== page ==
Once personal connections are made, they can then critically address what they know by examining preconceptions and assumptions, a critical aspect of service learning. Educator, Holly Chesser uses a questioning activity that used social media commentary to encourage students to explore bias. Students read comments posted at the end of online articles and wrote questions regarding how the reader may have come to their conclusions. By considering the assumptions other people make, with continued discussion, students can consider their own assumptions. (Note: during this activity, students also consider how they are making assumptions about what they read.)
Also critical for service learning is developing questions that lead to student action. Sometimes teachers create these essential questions, and sometimes students take part. Either way, including a question that integrates words like “my” and “our” can propel the students to consider their role in social change. For example, students studying ocean pollution might question, “How do my daily actions impact the health of our oceans?” Questions that show students’ personal involvement with the issue can frame a meaningful social action.
5. Asking Questions About the Impact of Service
Teachers can reinforce ongoing inquiry with questions that monitor the progress and impact of the service performed. The class should regularly revisit the essential questions they’ve developed about their societal issue. Have they discovered new information about the community need? Do their service actions need to be refined or changed to address the cause more effectively? Teachers might also consider borrowing questions from the sphere of personal development. These questions, for example, have been adapted from writers Marc and Angel who focus on providing practical tips for productive living: Based on our routines and actions, what difference could we expect to make by the end of the year? What do we need to spend more or less time doing? What about our actions is worth smiling about right now?
6. Asking Questions as Reflection and for Demonstration
Rather than being seen as the stage of service learning that follows action, consider that reflection is both ongoing and occurs during and as a transition between the other stages of investigation, preparation, action, and demonstration. Making time for reflection validates this critical process’ role in learning, retention and considering how an experience has impact on self and others. With reflection, students use metacognitive skills as they consider, for example, “How can we become effective thinkers and learners so as to gain the most from our service experience? How can what we learn about our community and ourselves be applied to future endeavors in the classroom and in the world? Keep in mind that simple questions are also of utmost importance. Cathryn Berger Kaye frames four basic questions for reflection: What happened? How do I feel? What are my ideas? What are my questions?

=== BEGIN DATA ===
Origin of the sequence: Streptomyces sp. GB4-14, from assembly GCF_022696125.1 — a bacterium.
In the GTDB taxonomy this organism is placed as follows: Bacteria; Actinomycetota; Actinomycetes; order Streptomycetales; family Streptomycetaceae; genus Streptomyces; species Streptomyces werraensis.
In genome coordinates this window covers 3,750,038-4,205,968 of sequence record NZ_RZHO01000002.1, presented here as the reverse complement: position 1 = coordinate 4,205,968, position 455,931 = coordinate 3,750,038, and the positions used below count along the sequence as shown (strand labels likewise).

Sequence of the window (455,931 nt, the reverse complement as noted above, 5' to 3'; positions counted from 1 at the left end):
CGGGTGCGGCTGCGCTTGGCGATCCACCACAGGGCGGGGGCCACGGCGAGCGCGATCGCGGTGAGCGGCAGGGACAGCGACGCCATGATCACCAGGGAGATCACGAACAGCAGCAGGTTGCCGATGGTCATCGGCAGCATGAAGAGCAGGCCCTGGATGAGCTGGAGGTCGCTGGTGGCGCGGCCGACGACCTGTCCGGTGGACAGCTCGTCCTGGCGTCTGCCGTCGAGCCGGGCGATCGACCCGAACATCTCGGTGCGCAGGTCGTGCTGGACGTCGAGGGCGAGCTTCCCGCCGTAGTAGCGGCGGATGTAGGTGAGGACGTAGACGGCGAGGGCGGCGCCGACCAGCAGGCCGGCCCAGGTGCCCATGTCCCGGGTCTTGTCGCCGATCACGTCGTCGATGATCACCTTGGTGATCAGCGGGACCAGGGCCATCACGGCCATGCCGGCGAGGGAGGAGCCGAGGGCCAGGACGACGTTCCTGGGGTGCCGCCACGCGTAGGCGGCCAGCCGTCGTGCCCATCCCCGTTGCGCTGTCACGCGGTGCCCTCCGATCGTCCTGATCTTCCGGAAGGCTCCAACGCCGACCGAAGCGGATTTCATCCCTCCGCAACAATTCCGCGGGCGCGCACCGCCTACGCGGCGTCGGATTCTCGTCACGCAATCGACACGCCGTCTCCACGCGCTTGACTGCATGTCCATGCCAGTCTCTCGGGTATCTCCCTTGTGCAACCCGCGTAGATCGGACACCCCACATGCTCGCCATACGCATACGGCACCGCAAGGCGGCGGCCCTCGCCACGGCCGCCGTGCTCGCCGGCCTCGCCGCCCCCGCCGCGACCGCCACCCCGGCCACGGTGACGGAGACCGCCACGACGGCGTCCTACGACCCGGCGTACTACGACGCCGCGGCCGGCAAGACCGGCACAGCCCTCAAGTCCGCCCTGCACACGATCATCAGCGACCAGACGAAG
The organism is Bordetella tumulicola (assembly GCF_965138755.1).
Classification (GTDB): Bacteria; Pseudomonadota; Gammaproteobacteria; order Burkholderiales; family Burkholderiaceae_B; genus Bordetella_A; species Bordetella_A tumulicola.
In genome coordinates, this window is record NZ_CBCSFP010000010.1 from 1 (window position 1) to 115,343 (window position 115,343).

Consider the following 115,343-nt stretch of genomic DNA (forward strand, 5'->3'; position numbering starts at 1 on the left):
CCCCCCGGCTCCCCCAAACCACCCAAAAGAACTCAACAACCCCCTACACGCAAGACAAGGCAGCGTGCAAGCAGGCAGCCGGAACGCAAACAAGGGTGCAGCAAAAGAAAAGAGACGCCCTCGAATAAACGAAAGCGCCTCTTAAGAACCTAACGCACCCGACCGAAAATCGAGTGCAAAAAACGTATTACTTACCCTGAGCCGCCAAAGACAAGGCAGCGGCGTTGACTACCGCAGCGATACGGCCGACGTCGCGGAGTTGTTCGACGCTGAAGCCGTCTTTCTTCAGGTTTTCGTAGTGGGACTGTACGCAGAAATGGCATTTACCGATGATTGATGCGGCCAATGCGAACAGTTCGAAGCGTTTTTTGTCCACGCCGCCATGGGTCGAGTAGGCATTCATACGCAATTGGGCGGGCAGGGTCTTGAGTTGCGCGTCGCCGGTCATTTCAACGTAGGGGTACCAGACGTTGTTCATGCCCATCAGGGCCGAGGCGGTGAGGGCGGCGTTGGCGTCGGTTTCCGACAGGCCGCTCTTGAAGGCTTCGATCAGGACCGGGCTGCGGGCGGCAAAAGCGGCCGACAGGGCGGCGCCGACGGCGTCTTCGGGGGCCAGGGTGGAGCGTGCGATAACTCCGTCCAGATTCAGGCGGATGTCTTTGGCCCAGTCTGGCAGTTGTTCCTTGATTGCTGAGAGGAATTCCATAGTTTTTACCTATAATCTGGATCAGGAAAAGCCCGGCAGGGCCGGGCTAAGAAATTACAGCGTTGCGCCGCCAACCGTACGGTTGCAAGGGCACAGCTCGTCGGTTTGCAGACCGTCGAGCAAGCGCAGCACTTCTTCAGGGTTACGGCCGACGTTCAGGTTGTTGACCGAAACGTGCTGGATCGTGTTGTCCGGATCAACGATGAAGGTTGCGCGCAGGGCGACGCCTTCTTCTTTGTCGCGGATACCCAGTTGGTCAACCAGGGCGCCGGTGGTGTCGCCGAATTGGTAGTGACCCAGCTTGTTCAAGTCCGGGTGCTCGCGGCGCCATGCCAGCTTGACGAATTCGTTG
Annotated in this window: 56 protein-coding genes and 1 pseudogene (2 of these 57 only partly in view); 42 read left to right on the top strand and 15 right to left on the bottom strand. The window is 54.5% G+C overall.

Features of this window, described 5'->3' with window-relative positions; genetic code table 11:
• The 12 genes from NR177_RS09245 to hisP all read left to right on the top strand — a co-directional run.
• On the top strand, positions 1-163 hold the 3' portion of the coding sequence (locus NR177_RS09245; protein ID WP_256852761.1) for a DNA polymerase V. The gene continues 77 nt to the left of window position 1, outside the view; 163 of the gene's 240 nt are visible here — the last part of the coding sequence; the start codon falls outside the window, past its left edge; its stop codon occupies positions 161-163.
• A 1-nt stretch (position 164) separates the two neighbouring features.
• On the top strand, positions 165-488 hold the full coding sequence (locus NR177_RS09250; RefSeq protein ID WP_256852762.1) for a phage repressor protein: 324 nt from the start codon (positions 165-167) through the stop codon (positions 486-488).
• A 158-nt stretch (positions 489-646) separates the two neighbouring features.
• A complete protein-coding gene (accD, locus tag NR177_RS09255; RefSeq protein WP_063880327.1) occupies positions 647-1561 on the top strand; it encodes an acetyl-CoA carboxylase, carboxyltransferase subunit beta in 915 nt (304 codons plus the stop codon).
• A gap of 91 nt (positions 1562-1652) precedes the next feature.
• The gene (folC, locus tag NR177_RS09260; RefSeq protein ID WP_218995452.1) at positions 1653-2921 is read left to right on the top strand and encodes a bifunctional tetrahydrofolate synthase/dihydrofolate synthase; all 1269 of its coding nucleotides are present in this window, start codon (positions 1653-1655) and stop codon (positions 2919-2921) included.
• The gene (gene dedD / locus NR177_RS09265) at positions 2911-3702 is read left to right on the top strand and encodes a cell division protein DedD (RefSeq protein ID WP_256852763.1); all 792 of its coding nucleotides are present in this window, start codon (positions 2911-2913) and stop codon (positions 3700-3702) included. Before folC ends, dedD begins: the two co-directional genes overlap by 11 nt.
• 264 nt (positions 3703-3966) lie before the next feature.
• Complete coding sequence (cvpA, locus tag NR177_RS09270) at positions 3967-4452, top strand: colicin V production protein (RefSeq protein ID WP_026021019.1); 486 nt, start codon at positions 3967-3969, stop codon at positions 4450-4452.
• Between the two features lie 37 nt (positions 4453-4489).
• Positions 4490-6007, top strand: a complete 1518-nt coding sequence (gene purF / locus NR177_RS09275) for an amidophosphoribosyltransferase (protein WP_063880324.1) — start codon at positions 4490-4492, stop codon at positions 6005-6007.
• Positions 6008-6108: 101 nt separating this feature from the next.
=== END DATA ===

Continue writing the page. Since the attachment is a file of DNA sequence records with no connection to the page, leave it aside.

To help frame your reflection process Edward Burger and Michael Starbird in The 5 Elements of Effective Thinking offer a way to deepen learning. They discuss thinking techniques (understand deeply, make mistakes, raise questions, and follow the flow of ideas), which are strategies that can be used as areas for reflection: How have you deepened your understanding of the cause? What mistakes have we learned from? What further questions do we still need to answer about the societal issue? Looking back, trace your flow of ideas to retell how we came to this service experience.
As the service experience comes to a close during demonstration, teachers can circle back to questions that address the value of the collective efforts. Students chose to be dedicated to and work towards a cause. Why was this process worth the time and effort it took to improve our neighborhoods and communities? What did we do to learn? What did we find out? What is different because of our actions? Enjoy the responses you receive from thoughtful citizens engaged in your classroom.
Whichever questioning activities and techniques you use to hone your students’ inquiry skills, their ability to develop high-quality questions will aid the service learning process. May inquiry and questioning become an accepted and celebrated part of your service learning classroom atmosphere!
Here’s a final question: What questioning strategies are you using to enrich your service learning practices and deepen the learning for your students? Share your comments below.
*With thanks to Cathryn Berger Kaye for her consultation on this article.